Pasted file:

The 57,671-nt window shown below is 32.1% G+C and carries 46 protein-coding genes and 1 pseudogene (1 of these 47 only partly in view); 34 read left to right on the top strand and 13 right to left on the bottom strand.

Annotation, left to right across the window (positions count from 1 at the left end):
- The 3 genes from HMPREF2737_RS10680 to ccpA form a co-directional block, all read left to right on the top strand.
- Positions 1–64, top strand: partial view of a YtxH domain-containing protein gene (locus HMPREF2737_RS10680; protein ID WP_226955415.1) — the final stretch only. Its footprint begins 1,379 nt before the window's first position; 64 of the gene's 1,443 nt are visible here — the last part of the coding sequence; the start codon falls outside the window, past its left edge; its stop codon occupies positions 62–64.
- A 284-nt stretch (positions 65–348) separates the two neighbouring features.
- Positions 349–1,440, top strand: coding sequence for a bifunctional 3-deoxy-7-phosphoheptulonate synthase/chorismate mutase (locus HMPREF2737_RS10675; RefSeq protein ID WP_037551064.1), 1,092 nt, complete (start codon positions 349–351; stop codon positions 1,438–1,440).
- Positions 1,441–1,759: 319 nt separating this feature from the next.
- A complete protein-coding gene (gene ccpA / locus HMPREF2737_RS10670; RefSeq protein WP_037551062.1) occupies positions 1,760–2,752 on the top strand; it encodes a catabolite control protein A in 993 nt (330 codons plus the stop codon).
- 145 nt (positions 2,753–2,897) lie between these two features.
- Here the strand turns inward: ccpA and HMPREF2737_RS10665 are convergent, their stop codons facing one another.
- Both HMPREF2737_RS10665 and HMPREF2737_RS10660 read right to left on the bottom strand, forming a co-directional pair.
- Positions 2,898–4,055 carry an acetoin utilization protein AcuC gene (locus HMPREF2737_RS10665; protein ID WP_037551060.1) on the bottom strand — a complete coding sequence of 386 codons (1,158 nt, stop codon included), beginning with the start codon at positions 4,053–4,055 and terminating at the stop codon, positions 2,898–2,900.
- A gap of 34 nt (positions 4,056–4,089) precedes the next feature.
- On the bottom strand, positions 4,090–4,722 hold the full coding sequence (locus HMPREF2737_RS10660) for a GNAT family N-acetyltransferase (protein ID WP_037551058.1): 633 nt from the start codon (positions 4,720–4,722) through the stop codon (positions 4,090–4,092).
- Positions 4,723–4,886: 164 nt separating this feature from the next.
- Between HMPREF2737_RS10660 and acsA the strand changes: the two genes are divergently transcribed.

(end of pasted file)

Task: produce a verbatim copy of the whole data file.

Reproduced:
The 57,671-nt window shown below is 32.1% G+C and carries 46 protein-coding genes and 1 pseudogene (1 of these 47 only partly in view); 34 read left to right on the top strand and 13 right to left on the bottom strand.

Annotation, left to right across the window (positions count from 1 at the left end):
- The 3 genes from HMPREF2737_RS10680 to ccpA form a co-directional block, all read left to right on the top strand.
- Positions 1–64, top strand: partial view of a YtxH domain-containing protein gene (locus HMPREF2737_RS10680; protein ID WP_226955415.1) — the final stretch only. Its footprint begins 1,379 nt before the window's first position; 64 of the gene's 1,443 nt are visible here — the last part of the coding sequence; the start codon falls outside the window, past its left edge; its stop codon occupies positions 62–64.
- A 284-nt stretch (positions 65–348) separates the two neighbouring features.
- Positions 349–1,440, top strand: coding sequence for a bifunctional 3-deoxy-7-phosphoheptulonate synthase/chorismate mutase (locus HMPREF2737_RS10675; RefSeq protein ID WP_037551064.1), 1,092 nt, complete (start codon positions 349–351; stop codon positions 1,438–1,440).
- Positions 1,441–1,759: 319 nt separating this feature from the next.
- A complete protein-coding gene (gene ccpA / locus HMPREF2737_RS10670; RefSeq protein WP_037551062.1) occupies positions 1,760–2,752 on the top strand; it encodes a catabolite control protein A in 993 nt (330 codons plus the stop codon).
- 145 nt (positions 2,753–2,897) lie between these two features.
- Here the strand turns inward: ccpA and HMPREF2737_RS10665 are convergent, their stop codons facing one another.
- Both HMPREF2737_RS10665 and HMPREF2737_RS10660 read right to left on the bottom strand, forming a co-directional pair.
- Positions 2,898–4,055 carry an acetoin utilization protein AcuC gene (locus HMPREF2737_RS10665; protein ID WP_037551060.1) on the bottom strand — a complete coding sequence of 386 codons (1,158 nt, stop codon included), beginning with the start codon at positions 4,053–4,055 and terminating at the stop codon, positions 2,898–2,900.
- A gap of 34 nt (positions 4,056–4,089) precedes the next feature.
- On the bottom strand, positions 4,090–4,722 hold the full coding sequence (locus HMPREF2737_RS10660) for a GNAT family N-acetyltransferase (protein ID WP_037551058.1): 633 nt from the start codon (positions 4,720–4,722) through the stop codon (positions 4,090–4,092).
- Positions 4,723–4,886: 164 nt separating this feature from the next.
- Between HMPREF2737_RS10660 and acsA the strand changes: the two genes are divergently transcribed.